Model Train Forum banner

1 - 17 of 17 Posts

·
Registered
Joined
·
555 Posts
Discussion Starter #1
Hello..

I am simply wondering are there any vertical manual switch throwers? This switch is too close to too my fascia have a horizontal or "typical" throw mechanism. Im wondering if there's anything similar to the I believe older style of prototypical throw that I could place in this location?

Im pretty sure im going to need to shorten the arm either way, but I'm just wondering if anyone has any suggestions? Im open to any suggestions.

I know Walthers has horizontal machines, much like the vertical ones I already use, I just don't think it will fit in there under the layout..

Thanks in advance...


Sent from my SM-N975U using Tapatalk
 

·
Registered
Joined
·
555 Posts
Discussion Starter #3
move the point throw arm to the other side, and you will have plenty of room ???
Thanks for the response..

Unfortunately, no because there's another track next to that one(it just cannot be seen in the picture)..

Thanks again.. Appreciated. Im all ears for any other suggestions you can come up with..



Sent from my SM-N975U using Tapatalk
 

·
Registered
Joined
·
9,538 Posts
You could use a bell crank under the layout to place a switch machine in an offset location.
 

·
Registered
Joined
·
1,778 Posts
I won't use switch machines. I am cheap and would rather line my turnouts for a route by hand.

So, I use 1/4" or slightly thicker wooden dowels to move the lower end of a crank. The crank is screwed lightly, but fairly snuggly, to the side of a wooden block, often a chunk of 2X4, which is itself screwed up to the underside of the deck or to the side of a joist/spacer/riser if they are close by.

The dowel is attached to near the bottom end of the crank, which I craft out of strips of wood.

Before placing the crank against the block, I drill a small hole in the top end and insert a sharpened brad or whatever that can be shoved deep into the tiny hole and epoxied. The sharpened brad/finishing nail's tip goes up into the throwbar's hole between the points rails.

So, with the block properly fixed in place, you now have to go under the deck and insert the sharpened tip into the hole through a pre-drilled hole under the throwbar (is it too late for that?). With that tip inserted, but not forcing the throwbar up or breaking it, and just it's tip showing, you mark where the mounting screw of the crank will be. Then, you drill both the crank and block, and then drive a suitable screw through both with the crank's sharp nail up into the throwbar again. It's tricky, yes, but you get better at it.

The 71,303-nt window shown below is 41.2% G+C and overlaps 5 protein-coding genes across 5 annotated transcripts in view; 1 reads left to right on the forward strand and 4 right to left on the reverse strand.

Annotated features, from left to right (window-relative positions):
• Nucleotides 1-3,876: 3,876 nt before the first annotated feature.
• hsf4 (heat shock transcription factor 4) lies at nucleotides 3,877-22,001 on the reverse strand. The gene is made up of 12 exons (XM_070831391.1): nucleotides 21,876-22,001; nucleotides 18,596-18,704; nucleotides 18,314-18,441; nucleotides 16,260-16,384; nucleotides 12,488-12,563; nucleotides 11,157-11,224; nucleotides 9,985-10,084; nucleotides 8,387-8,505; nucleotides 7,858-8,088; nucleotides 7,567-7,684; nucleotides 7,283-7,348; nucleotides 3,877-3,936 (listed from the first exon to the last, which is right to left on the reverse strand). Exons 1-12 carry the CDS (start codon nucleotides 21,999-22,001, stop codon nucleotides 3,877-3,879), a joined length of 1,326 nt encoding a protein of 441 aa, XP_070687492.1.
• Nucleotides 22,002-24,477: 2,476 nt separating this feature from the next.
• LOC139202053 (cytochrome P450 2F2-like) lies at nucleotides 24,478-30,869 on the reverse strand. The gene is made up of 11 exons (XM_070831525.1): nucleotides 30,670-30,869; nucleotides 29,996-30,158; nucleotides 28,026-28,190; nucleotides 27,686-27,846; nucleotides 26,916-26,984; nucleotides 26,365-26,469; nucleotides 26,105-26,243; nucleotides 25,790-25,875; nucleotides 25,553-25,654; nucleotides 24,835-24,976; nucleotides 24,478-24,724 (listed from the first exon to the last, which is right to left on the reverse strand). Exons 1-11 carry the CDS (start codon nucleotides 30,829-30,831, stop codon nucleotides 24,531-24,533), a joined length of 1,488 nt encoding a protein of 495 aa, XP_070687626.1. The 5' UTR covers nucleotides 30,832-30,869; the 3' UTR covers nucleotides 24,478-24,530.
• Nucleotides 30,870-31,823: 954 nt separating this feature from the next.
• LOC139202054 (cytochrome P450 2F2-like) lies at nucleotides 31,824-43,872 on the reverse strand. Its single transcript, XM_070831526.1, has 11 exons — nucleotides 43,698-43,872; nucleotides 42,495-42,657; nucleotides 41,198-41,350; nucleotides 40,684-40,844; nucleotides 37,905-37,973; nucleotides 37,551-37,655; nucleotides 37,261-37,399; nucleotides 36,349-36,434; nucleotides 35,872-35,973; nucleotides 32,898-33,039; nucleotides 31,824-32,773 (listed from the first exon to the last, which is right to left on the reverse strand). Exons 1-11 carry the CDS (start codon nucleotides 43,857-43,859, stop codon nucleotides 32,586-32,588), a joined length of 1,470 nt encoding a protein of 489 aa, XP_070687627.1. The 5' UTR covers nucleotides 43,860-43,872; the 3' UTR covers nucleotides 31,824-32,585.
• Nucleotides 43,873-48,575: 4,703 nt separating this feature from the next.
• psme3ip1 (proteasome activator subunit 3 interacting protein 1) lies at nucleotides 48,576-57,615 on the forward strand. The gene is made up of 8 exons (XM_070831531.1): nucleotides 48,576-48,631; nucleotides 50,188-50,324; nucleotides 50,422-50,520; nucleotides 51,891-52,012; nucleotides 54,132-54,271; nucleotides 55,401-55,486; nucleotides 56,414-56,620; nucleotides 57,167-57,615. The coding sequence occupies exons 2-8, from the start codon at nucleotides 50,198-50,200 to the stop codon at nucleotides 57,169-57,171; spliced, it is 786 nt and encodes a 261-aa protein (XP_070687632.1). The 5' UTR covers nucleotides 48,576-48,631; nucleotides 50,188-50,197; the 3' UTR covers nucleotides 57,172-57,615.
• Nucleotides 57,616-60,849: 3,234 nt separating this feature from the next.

With a small hole sensibly placed in the fascia plate, you thread the dowel over to the crank, get them connected somehow, and there is your actuator. Each time I construct one of these, it takes maybe 20 minutes or so.

Where the dowel protrudes through the fascia, and you don't need more than about 5/8" with the dowel driven toward the fascia and the points in the closest position, you can paint bands around the dowel's end to suggest which way the points are thrown if they're further back and hard to see, or under rolling stock and hidden.
 

·
Registered
Joined
·
555 Posts
Discussion Starter #7
You could use a bell crank under the layout to place a switch machine in an offset location.
Im interested in this bell crank idea. Do you have any visuals to illustrate?

Sent from my SM-N975U using Tapatalk
 

·
Registered
Joined
·
555 Posts
Discussion Starter #8
I won't use switch machines. I am cheap and would rather line my turnouts for a route by hand.



So, I use 1/4" or slightly thicker wooden dowels to move the lower end of a crank. The crank is screwed lightly, but fairly snuggly, to the side of a wooden block, often a chunk of 2X4, which is itself screwed up to the underside of the deck or to the side of a joist/spacer/riser if they are close by.



The dowel is attached to near the bottom end of the crank, which I craft out of strips of wood.



Before placing the crank against the block, I drill a small hole in the top end and insert a sharpened brad or whatever that can be shoved deep into the tiny hole and epoxied. The sharpened brad/finishing nail's tip goes up into the throwbar's hole between the points rails.



So, with the block properly fixed in place, you now have to go under the deck and insert the sharpened tip into the hole through a pre-drilled hole under the throwbar (is it too late for that?). With that tip inserted, but not forcing the throwbar up or breaking it, and just it's tip showing, you mark where the mounting screw of the crank will be. Then, you drill both the crank and block, and then drive a suitable screw through both with the crank's sharp nail up into the throwbar again. It's tricky, yes, but you get better at it.